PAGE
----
Poland’s President Andrzej Duda on January 9 swore in new foreign, finance, defence, interior, health and environment ministers following a sweeping Cabinet reshuffle.
The reshuffle comes just over halfway through the conservative Law and Justice (PiS) government’s term in office.
“It is a priority for us to build a secure and strong Poland. We do not want to be a doctrinaire government, a government of extremes,” said Prime Minister Mateusz Morawiecki. “I would like our government to be remembered as a good government for Polish families and a good government for Polish security.”
As reported by Radio Poland online, economist Teresa Czerwińska is Poland’s new finance minister. Former Interior Minister Mariusz Błaszczak was appointed defence minister. The interior minister’s portfolio was handed to PiS party stalwart Joachim Brudziński, up to now a deputy parliamentary Speaker.
Witold Waszczykowski, whose time in office has seen Poland embroiled in a dispute with the EU over the rule of law, was replaced as foreign minister by political scientist and lecturer Jacek Czaputowicz.
Łukasz Szumowski replaced Konstanty Radziwiłł as health minister. Radziwiłł and a group of resident doctors had failed to arrive at an agreement amid an ongoing protest over healthcare spending, pay and conditions.
Henryk Kowalczyk, until now a Cabinet minister heading the Government Standing Committee, is the new environment minister. He takes over from Jan Szyszko, who has locked horns with the European Commission over the cutting down of trees in the ancient Białowieża forest in Poland’s northeast. Brussels says this is a violation of the bloc’s birds and habitats protection rules.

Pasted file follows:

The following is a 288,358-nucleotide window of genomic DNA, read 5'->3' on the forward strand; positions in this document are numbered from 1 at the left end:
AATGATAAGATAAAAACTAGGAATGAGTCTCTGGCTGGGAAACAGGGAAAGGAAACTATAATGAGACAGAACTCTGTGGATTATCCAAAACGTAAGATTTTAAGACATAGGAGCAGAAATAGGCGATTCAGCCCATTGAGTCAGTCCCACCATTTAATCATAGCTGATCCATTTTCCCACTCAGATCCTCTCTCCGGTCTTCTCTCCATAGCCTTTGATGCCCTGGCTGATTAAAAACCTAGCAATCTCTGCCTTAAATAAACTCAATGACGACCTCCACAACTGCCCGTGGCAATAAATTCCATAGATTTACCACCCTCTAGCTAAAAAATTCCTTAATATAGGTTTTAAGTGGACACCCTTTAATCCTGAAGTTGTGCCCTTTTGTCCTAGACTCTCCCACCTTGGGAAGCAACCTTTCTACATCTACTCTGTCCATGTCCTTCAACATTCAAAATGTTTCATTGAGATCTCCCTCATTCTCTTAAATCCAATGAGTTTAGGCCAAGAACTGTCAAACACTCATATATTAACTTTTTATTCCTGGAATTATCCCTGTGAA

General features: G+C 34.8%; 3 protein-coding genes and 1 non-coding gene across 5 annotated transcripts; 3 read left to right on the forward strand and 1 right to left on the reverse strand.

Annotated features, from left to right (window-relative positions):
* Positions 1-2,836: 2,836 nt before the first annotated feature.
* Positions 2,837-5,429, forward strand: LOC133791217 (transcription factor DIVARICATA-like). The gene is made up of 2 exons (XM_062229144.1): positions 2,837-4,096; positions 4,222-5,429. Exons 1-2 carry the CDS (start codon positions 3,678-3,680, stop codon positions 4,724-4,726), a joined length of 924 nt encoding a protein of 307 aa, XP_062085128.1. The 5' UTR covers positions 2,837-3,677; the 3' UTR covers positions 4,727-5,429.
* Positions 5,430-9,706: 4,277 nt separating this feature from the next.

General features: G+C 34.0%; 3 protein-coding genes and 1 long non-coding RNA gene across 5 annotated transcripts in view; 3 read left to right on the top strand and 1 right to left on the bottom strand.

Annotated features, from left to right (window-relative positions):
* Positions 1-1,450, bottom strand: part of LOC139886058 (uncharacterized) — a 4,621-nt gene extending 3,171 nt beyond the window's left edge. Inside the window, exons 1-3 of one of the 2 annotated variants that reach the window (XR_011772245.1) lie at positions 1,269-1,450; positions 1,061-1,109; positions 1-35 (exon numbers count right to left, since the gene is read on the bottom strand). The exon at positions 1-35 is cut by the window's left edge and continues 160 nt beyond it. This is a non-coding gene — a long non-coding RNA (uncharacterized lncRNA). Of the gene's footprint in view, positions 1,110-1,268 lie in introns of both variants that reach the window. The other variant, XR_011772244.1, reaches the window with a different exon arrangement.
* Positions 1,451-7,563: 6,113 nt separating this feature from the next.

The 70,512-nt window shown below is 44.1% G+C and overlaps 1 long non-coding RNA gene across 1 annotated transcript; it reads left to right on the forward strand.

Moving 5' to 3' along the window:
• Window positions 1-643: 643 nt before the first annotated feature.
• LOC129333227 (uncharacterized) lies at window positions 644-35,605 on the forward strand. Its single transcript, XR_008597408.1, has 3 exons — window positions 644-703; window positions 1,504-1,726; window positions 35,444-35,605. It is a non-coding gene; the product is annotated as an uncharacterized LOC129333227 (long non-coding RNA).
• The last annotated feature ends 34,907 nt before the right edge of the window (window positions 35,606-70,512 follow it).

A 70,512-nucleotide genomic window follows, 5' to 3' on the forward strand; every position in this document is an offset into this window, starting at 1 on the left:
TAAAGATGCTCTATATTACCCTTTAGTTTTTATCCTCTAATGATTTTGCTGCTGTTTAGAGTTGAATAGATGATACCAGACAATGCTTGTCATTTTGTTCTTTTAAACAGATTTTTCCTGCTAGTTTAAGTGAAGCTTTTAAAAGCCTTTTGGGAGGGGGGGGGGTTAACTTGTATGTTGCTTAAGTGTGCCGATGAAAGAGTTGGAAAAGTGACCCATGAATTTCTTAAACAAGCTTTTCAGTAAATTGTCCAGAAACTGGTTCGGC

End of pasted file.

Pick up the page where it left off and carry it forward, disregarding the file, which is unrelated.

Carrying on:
In other appointments on January 9, Jadwiga Emilewicz became the minister of entrepreneurship and technology, Andrzej Adamczyk was appointed minister of infrastructure, and Jerzy Kwieciński became minister for investment and development.
As reported by The Guardian, the reshuffle comes as the Polish government remains under pressure from Brussels over its move to control over the country’s justice system.
While the ruling Law and Justice (PiS) party is riding high in opinion polls, it remains under pressure from the European commission and several EU countries over its recent move to assert control over the country’s justice system.
The ministerial changes also come as the EU is about to embark on negotiations on a seven-year budget which will decide which member states get what out of the bloc’s coffers – with Poland currently the biggest net recipient.
Poland is the biggest beneficiary of European funds and around 60% of public investment is funded by the EU.
According to The Guardian, Piotr Buras, head of the Warsaw office at the European Council of Foreign Relations, said the reshuffle was “mainly for domestic consumption”, with the secondary motive of sending a positive signal to the rest of Europe.
“These are symbolic issues, but it will not lead to changes on substance,” he said, predicting the Polish government would not back down on judicial reforms that have triggered the EU’s rule-of-law process.
“The Polish government cannot take back the reform now because it would be a disaster in the sense of political communication in Poland… They would not be willing to do that, it is a no-go area.”